The region was not only a crossroads for Romans. Over the millennia, ancient geologic forces have also had their sway—from the limestone of inland seas to gravel swept by glacial advances and retreats, and a river basin that has deposited sand, loam, clay, and loess. Clay loams, loess, and gravels give texture and weight to the reds, while limestone content brings tension.
Carnuntum’s moderate continental climate—hot summers and frigid winters—benefits the red grape varieties, ensuring full ripeness by the end of summer and allowing the vines to relax into restful dormancy during winter. Warm winds from the Pannonian Plains to the east keep things dry and warm, while extremes of temperature are moderated by the influence of the Danube—all contributing to the slow and gradual ripening that deepens flavors and polishes tannins.
Farming and Vineyards
Grassl’s vineyard philosophy is simple and direct: Let the vineyard speak, as Philipp puts it. Bolstering this effort is a full shift in 2015 to organic farming, which is now certified. Since 2019, biodynamic techniques have entered the toolbox, as Philipp appreciates the holistic view of looking at a vineyard. To that end, they’re working with some biodynamic preparations and producing compost. Biodynamic certification is possible down the road, but for now, the idea is to slowly ease into these practices and gauge the results in terms of vineyard health and impact on the wines.
Grassl vineyards are dry-farmed and employ cover crops like legumes and clover to deliver nitrogen to the soil’s organic matter and protect the soil from both sun exposure and erosion. Soils vary greatly between vineyards, as “the whole region has always been in motion due to the impact of ice ages, the Danube, and the evolution of the mountains,” says Grassl, who finds the diversity driven by the Alsace-like mosaic of soils endlessly compelling.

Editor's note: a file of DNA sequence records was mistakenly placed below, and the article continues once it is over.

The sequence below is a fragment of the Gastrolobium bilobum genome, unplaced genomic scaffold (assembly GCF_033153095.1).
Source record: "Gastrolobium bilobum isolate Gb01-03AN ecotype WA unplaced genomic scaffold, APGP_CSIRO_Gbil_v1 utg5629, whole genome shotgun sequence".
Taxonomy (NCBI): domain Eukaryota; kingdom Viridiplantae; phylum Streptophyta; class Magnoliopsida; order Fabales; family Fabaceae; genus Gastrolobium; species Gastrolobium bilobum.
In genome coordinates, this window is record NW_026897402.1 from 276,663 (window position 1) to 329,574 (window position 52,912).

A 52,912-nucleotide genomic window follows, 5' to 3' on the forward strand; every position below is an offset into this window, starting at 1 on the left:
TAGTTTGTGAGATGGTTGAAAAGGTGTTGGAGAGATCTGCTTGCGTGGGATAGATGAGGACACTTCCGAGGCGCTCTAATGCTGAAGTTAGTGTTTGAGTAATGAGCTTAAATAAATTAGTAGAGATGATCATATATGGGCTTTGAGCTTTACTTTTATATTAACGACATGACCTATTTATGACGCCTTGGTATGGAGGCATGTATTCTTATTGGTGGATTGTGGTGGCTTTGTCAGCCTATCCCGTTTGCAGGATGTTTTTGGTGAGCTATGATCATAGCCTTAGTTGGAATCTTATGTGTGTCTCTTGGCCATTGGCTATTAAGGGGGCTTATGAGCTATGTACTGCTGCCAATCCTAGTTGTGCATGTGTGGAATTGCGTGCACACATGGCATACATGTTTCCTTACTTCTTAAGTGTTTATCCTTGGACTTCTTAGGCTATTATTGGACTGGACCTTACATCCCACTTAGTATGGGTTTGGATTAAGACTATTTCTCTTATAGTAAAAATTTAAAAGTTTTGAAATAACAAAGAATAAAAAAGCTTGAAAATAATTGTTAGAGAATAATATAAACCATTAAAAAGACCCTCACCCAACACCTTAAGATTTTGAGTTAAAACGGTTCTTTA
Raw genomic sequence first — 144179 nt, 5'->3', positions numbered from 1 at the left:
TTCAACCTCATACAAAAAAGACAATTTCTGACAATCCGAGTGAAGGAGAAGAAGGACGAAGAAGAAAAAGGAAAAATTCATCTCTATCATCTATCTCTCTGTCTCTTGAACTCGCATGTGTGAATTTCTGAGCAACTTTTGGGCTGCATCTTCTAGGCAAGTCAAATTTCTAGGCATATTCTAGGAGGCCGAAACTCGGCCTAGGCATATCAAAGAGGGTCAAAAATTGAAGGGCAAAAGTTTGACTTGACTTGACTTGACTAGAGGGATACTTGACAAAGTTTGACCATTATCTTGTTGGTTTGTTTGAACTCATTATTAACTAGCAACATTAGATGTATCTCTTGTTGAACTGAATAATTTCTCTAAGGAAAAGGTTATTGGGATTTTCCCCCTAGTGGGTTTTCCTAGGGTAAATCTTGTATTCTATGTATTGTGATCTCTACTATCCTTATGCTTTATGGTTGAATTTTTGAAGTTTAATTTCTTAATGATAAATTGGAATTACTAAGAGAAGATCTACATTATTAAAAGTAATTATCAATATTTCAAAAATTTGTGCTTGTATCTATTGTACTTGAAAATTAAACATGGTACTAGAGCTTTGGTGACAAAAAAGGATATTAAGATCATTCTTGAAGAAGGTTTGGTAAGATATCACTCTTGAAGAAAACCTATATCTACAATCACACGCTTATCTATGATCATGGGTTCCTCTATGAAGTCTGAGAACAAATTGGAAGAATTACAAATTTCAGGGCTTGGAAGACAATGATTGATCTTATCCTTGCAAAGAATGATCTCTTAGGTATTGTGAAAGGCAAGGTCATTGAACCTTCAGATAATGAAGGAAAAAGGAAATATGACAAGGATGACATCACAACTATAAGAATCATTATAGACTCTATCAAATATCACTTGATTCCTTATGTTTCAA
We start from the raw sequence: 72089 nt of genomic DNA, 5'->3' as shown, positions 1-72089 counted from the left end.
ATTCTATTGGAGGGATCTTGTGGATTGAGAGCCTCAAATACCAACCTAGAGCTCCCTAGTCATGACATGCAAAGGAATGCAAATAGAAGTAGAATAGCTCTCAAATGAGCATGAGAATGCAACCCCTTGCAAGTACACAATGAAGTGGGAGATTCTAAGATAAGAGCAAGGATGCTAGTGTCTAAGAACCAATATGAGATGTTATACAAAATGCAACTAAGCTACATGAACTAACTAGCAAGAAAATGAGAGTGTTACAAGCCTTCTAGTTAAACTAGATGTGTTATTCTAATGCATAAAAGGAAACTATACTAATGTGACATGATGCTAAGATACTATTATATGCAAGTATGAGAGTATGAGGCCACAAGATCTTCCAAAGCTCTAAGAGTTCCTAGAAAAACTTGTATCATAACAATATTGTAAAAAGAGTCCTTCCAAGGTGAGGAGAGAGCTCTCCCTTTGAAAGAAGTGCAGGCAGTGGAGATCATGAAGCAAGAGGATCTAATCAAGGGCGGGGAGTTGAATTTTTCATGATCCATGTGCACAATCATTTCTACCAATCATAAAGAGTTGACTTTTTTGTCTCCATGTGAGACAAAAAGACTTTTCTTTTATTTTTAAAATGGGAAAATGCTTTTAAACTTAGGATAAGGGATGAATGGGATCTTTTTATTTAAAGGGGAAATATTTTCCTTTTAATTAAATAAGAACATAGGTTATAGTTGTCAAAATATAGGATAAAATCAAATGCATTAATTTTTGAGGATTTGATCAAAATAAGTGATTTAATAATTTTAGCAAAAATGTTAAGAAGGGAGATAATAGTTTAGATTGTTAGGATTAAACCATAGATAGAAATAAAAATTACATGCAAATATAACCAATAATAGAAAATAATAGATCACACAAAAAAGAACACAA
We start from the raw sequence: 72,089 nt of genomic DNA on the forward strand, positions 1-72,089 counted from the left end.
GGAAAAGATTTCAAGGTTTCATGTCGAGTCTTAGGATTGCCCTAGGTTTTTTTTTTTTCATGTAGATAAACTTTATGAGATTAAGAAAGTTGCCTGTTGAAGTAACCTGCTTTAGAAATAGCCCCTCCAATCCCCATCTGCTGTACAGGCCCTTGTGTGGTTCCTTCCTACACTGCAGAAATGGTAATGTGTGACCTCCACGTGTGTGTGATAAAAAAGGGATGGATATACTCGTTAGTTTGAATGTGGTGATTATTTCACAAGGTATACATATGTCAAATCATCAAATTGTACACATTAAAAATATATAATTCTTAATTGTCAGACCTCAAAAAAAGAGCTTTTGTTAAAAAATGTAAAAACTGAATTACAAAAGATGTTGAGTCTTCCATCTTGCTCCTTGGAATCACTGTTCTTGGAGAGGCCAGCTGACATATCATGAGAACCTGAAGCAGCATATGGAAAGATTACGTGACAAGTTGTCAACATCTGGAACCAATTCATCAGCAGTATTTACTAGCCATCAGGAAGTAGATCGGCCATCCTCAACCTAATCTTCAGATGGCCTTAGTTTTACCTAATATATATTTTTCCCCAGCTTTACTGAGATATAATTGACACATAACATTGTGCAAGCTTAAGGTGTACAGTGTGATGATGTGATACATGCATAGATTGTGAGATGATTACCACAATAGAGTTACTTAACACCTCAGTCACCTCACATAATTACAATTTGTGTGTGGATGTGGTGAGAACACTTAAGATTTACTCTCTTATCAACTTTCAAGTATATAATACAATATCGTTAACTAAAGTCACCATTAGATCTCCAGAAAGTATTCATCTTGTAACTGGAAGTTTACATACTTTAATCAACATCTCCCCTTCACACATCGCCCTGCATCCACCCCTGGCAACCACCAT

Zweigelt and St. Laurent vines are planted with both clones and vassal selections, the latter largely taken from the winery’s old vines planted in 1961. These vines still produce some of Grassl’s single-parcel wines. Vines are trellised in Guyot with cane and spur pruning to the tune of around 5000 vines per hectare, depending on the site with an average yield in the range of 35 hectoliters per hectare. All fruit is hand-harvested.
In the Cellar
Unsurprisingly, Philipp’s approach in the cellar mirrors his philosophy in the vineyard—maximum low intervention, as he says. The focus is entirely on pure fruit: No yeast, bacteria, enzymes, or fining are employed. A tiny amount of sulfur is used for protection but applied as minimally as possible. Only easier drinking, fruit-driven wines are filtered and then only slightly to preserve freshness.
All wines are spontaneously fermented and then, depending on the wine, will go into wood, steel, amphora, or large cask for fermentation. Temperatures are controlled during fermentation, allowed to reach up to 22-23º C to stabilize fruit flavors and quash overtly fermentative aromas. The amount of malolactic fermentation varies from vintage to vintage—in warmer years it may be suppressed by post-fermentation cooling, but the malolactic profile is generally determined through blending of various lots.